Tuesday, February 28, 2006

Way back in 1988, I went to Disney World with my friends Bismo, Elliriel and Mojo. We spent a week down there, and one of the Disney World attractions we visited was the Enchanted Tiki Room.

Throughout the course of the week there, we built a whole mythology around the Tiki Birds, as presented in the Enchanted Tiki Room. We brought the story home with us, and introduced the power of the Tiki to our Star Trek club, the USS Christa McAuliffe. The phrase "Hail the Tiki" is often invoked when something good happens. The whole Tiki thing has been part of our group for the last 18 years.

So imagine my surprise when R. and I spotted this name on the back of a stroller parked in front of the Enchanted Tiki Room on Sunday.

Now I know it's not spelled the same way, but as far as I'm concerned, it merely proves that the Tiki work in mysterious ways.

Friday, February 24, 2006

Greetings from Florida!

R. and I are down here for her trip. As you may remember, J. and I took a trip to Florida during school break last year, and this year is R.'s turn. We arrived yesterday via JetBlue with no problems.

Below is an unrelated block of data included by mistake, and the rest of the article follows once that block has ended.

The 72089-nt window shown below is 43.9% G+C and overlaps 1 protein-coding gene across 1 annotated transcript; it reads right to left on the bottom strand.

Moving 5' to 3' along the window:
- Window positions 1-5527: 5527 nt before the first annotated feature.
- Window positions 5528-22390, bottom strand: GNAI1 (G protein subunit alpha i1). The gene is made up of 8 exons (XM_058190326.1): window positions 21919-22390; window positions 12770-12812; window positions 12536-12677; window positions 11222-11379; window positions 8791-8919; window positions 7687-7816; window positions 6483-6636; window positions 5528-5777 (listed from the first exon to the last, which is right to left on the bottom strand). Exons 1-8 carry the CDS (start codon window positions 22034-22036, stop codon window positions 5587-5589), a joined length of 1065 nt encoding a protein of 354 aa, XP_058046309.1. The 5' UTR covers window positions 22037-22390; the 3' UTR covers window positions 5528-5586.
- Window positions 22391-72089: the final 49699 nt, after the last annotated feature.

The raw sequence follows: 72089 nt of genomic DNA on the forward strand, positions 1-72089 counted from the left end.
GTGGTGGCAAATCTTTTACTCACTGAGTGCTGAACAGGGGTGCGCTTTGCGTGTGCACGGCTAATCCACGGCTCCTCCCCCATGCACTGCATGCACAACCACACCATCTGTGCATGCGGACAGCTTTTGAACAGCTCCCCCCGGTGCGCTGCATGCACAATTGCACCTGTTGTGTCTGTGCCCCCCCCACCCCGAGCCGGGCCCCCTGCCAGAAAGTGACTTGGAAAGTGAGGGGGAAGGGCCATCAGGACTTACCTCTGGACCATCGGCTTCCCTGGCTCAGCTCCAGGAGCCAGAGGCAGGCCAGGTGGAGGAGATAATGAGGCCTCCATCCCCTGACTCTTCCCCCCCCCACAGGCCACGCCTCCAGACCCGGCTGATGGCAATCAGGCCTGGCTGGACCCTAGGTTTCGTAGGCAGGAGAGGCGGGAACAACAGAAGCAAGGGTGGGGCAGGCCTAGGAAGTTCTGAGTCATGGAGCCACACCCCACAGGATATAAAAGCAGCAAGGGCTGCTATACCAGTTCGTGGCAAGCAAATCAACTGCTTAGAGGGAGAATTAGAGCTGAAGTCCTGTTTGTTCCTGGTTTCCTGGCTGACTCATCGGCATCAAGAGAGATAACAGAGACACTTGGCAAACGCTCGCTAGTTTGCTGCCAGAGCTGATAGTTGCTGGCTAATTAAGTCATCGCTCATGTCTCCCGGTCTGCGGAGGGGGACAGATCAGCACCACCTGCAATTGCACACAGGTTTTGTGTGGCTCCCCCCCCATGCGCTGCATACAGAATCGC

Today we went to Sea World, which is R's favorite theme park. We did pretty much everything there was to do at Sea World, other than ride the Krakken roller coaster (for which R. is too short and I am too chicken). The highlight was the dolphin show, called "Blue Horizons". I'm not going to get into a lot of detail, but it was an amazing show. Without a doubt it was the best animal show I have ever seen.

We also had lunch with Shamu. Shamu, as you may or may not know, is a killer whale and is to Sea World what Mickey Mouse is to Disney World. I had scheduled this a while back, and it turned out to be a lot of fun. A buffet lunch was served along one of the tanks they keep the whales in. Several of the trainers were there as well, and they explained how they train the whales and showed off some of the behaviors. It was really interesting to get a bit of the "behind the scenes."

The food was OK, although not up to Chef Mickey standards - actually, food has always been Sea World's weak point. Good news and bad news on the beer front; the good news is that beer was included with the meal. The bad news is that since Anheuser-Busch owns Sea World the only beers available were Budweiser and it's sister brands. A minor quibble, though, since I did drink down a Bud.